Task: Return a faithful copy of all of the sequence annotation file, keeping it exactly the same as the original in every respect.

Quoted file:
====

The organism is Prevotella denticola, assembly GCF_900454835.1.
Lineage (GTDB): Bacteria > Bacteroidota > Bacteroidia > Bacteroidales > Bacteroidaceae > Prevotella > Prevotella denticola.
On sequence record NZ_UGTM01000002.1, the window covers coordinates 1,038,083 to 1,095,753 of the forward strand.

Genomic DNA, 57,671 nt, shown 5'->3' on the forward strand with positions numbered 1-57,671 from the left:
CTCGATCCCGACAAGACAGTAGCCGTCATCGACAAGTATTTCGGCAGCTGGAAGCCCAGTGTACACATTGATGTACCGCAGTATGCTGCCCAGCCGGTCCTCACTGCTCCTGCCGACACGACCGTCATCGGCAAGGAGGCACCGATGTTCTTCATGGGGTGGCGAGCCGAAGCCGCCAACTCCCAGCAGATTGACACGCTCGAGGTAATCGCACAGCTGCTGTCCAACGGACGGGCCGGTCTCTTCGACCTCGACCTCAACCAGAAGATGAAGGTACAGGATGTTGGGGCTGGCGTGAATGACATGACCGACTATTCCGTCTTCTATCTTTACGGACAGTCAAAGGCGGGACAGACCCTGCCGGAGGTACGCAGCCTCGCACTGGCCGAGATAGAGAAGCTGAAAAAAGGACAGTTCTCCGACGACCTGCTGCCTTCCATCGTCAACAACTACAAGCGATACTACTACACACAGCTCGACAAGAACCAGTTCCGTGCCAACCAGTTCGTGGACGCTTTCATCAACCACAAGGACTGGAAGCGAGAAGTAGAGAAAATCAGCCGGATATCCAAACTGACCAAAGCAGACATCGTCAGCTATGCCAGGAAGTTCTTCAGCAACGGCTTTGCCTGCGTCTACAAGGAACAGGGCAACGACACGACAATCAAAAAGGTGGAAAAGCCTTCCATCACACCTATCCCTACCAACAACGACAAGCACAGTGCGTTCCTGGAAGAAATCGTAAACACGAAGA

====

The organism is Prevotella denticola, assembly GCF_900454835.1.
Lineage (GTDB): Bacteria > Bacteroidota > Bacteroidia > Bacteroidales > Bacteroidaceae > Prevotella > Prevotella denticola.
On sequence record NZ_UGTM01000002.1, the window covers coordinates 1,038,083 to 1,095,753 of the forward strand.

Genomic DNA, 57,671 nt, shown 5'->3' on the forward strand with positions numbered 1-57,671 from the left:
CTCGATCCCGACAAGACAGTAGCCGTCATCGACAAGTATTTCGGCAGCTGGAAGCCCAGTGTACACATTGATGTACCGCAGTATGCTGCCCAGCCGGTCCTCACTGCTCCTGCCGACACGACCGTCATCGGCAAGGAGGCACCGATGTTCTTCATGGGGTGGCGAGCCGAAGCCGCCAACTCCCAGCAGATTGACACGCTCGAGGTAATCGCACAGCTGCTGTCCAACGGACGGGCCGGTCTCTTCGACCTCGACCTCAACCAGAAGATGAAGGTACAGGATGTTGGGGCTGGCGTGAATGACATGACCGACTATTCCGTCTTCTATCTTTACGGACAGTCAAAGGCGGGACAGACCCTGCCGGAGGTACGCAGCCTCGCACTGGCCGAGATAGAGAAGCTGAAAAAAGGACAGTTCTCCGACGACCTGCTGCCTTCCATCGTCAACAACTACAAGCGATACTACTACACACAGCTCGACAAGAACCAGTTCCGTGCCAACCAGTTCGTGGACGCTTTCATCAACCACAAGGACTGGAAGCGAGAAGTAGAGAAAATCAGCCGGATATCCAAACTGACCAAAGCAGACATCGTCAGCTATGCCAGGAAGTTCTTCAGCAACGGCTTTGCCTGCGTCTACAAGGAACAGGGCAACGACACGACAATCAAAAAGGTGGAAAAGCCTTCCATCACACCTATCCCTACCAACAACGACAAGCACAGTGCGTTCCTGGAAGAAATCGTAAACACGAAGA